What University Of Chicago Students Think Of Their School’s Campaign Against ‘Safe Spaces’

Main Quadrangle, University of Chicago CREDIT: LUIZ GADELHA JR./FLICKR
Main Quadrangle, University of Chicago CREDIT: LUIZ GADELHA JR./FLICKR

This week, the University of Chicago sent a letter to incoming freshman informing them that it does not “support” trigger warnings or “condone” safe spaces. But its own students argue that the letter is simply trying to distract from the real issues they want the university to address.

A trigger warning prepares people to read or watch something that may be challenging for them — most typically because they have experienced something traumatic, such as sexual assault. Safe spaces are places where marginalized groups can go to get away from the dominant campus culture for a moment, or where someone who has been traumatized by something can go to heal on their own time.

The letter from the University of Chicago about these two topics, signed by Dean of Students Jay Ellison, reads:

Once here you will discover that one of the University of Chicago’s defining characteristics is our commitment to freedom of inquiry and expression. This is captured in the University’s faculty report on freedom of expression. Members of our community are encouraged to speak, write, listen, challenge, and learn, without fear of censorship. Civility and mutual respect are vital to all of us and freedom of expression does not mean the freedom to harass or threaten others. You will find that we expect members of our community to be engaged in rigorous debate, discussion, and even disagreement. At times this may challenge you and cause discomfort.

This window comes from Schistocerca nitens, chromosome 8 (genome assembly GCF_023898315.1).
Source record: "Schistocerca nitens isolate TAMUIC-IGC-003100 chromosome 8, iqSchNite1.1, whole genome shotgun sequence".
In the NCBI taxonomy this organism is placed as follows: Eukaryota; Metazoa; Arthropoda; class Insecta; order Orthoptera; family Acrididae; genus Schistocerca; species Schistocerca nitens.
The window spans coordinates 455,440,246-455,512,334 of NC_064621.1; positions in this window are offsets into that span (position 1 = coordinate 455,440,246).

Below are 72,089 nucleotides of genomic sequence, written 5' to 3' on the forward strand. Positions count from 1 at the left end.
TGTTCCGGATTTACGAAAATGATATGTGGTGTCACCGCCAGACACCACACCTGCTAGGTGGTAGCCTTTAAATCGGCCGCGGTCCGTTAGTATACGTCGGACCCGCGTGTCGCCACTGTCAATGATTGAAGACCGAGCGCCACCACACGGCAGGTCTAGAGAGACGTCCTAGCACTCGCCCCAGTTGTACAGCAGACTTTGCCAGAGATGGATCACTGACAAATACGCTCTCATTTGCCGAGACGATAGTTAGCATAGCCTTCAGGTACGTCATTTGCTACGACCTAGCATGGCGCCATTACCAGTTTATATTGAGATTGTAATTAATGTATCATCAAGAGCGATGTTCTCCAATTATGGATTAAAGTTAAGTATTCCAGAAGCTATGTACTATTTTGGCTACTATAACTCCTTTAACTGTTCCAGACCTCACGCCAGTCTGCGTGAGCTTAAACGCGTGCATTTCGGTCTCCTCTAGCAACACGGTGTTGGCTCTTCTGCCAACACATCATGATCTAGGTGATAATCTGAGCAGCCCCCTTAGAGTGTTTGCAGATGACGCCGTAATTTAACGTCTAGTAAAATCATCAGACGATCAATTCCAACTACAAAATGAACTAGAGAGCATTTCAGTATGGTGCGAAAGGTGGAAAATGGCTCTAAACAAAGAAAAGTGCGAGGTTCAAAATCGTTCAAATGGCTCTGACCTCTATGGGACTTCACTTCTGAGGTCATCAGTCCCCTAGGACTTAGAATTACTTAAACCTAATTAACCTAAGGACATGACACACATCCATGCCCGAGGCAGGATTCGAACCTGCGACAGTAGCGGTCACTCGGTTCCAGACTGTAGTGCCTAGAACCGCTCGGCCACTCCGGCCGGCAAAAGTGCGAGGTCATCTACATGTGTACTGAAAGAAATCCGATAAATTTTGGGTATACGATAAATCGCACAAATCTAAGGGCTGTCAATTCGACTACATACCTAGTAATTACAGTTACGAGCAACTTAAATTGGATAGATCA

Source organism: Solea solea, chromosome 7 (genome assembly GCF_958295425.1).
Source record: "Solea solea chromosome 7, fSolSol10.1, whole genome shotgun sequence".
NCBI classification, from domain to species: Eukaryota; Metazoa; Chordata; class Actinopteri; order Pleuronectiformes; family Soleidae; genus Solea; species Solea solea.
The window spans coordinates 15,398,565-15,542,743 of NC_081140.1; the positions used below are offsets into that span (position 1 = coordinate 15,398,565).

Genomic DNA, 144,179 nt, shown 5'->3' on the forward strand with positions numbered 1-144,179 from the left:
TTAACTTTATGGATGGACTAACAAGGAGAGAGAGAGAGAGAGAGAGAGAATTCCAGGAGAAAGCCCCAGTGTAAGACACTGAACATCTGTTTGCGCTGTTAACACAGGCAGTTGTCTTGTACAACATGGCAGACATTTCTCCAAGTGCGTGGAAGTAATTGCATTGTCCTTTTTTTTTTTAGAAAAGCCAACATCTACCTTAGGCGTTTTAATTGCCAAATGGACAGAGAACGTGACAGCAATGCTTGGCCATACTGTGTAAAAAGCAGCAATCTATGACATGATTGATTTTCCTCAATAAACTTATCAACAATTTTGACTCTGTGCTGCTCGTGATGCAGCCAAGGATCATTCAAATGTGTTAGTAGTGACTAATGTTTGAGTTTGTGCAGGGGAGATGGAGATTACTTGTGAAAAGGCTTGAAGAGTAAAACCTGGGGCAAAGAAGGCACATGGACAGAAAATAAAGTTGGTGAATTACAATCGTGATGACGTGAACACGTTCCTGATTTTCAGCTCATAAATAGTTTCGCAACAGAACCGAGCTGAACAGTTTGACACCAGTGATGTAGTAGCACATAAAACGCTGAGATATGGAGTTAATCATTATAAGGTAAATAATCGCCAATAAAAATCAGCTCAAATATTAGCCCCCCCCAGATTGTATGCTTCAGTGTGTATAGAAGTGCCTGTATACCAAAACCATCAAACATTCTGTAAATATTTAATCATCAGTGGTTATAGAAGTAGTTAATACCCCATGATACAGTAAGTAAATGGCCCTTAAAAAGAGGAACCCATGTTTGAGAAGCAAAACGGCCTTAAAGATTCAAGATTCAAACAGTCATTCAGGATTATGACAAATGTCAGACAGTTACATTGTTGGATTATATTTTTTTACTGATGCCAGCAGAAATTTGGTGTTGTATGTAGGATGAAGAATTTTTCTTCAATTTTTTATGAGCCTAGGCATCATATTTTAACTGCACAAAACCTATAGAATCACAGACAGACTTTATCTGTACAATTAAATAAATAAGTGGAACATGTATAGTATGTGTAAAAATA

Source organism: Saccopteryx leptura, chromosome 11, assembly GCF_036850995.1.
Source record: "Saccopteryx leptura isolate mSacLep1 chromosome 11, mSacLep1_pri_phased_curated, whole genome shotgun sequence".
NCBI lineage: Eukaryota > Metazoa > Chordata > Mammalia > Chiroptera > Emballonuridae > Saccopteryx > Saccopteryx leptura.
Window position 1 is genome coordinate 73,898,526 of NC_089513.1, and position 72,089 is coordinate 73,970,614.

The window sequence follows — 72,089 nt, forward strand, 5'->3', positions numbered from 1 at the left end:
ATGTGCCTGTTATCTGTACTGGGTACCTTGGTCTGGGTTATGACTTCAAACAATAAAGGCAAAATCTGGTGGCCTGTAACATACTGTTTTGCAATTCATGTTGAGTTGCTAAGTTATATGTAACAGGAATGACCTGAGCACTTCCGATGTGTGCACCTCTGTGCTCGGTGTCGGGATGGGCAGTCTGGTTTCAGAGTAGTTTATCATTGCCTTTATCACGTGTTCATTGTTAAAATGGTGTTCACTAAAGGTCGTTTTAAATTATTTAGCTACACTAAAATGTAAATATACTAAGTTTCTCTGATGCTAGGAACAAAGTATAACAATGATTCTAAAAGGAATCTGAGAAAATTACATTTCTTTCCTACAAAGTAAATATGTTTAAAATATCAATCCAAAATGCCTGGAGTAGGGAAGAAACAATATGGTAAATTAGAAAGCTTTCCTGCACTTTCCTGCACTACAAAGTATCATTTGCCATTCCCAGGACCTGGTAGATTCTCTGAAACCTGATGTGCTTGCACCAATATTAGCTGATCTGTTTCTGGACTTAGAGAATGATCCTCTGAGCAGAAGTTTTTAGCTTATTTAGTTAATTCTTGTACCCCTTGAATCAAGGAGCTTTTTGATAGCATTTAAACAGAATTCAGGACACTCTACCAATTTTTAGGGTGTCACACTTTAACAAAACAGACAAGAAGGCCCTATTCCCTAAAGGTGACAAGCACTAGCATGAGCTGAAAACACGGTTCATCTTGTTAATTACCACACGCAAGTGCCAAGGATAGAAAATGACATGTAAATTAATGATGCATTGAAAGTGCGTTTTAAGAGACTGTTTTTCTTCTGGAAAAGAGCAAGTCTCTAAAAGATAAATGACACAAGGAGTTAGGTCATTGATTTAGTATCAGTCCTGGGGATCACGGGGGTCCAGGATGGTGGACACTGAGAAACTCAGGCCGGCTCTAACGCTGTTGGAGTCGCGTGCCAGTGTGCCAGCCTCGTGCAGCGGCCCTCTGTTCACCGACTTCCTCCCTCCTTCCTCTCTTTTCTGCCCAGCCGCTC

Our commitment to academic freedom means that we do not support so-called “trigger warnings. We do not cancel invited speakers because their topics prove controversial, and we not condone the creation of intellectual ‘safe spaces’ where individuals can retreat from ideas and perspectives at odds with their own.

On Thursday, shortly after this news broke, The Wall Street Journal ran an op-ed written by University of Chicago President Robert Zimmer on the importance of free speech.

Ignoring student activists

But University of Chicago students themselves told ThinkProgress that they believe the letter is meant to distract from the issues student activists are most concerned about, such as a living wage for campus workers, better services for students with disabilities, and what students say are racist policing practices from university police on the South Side of Chicago.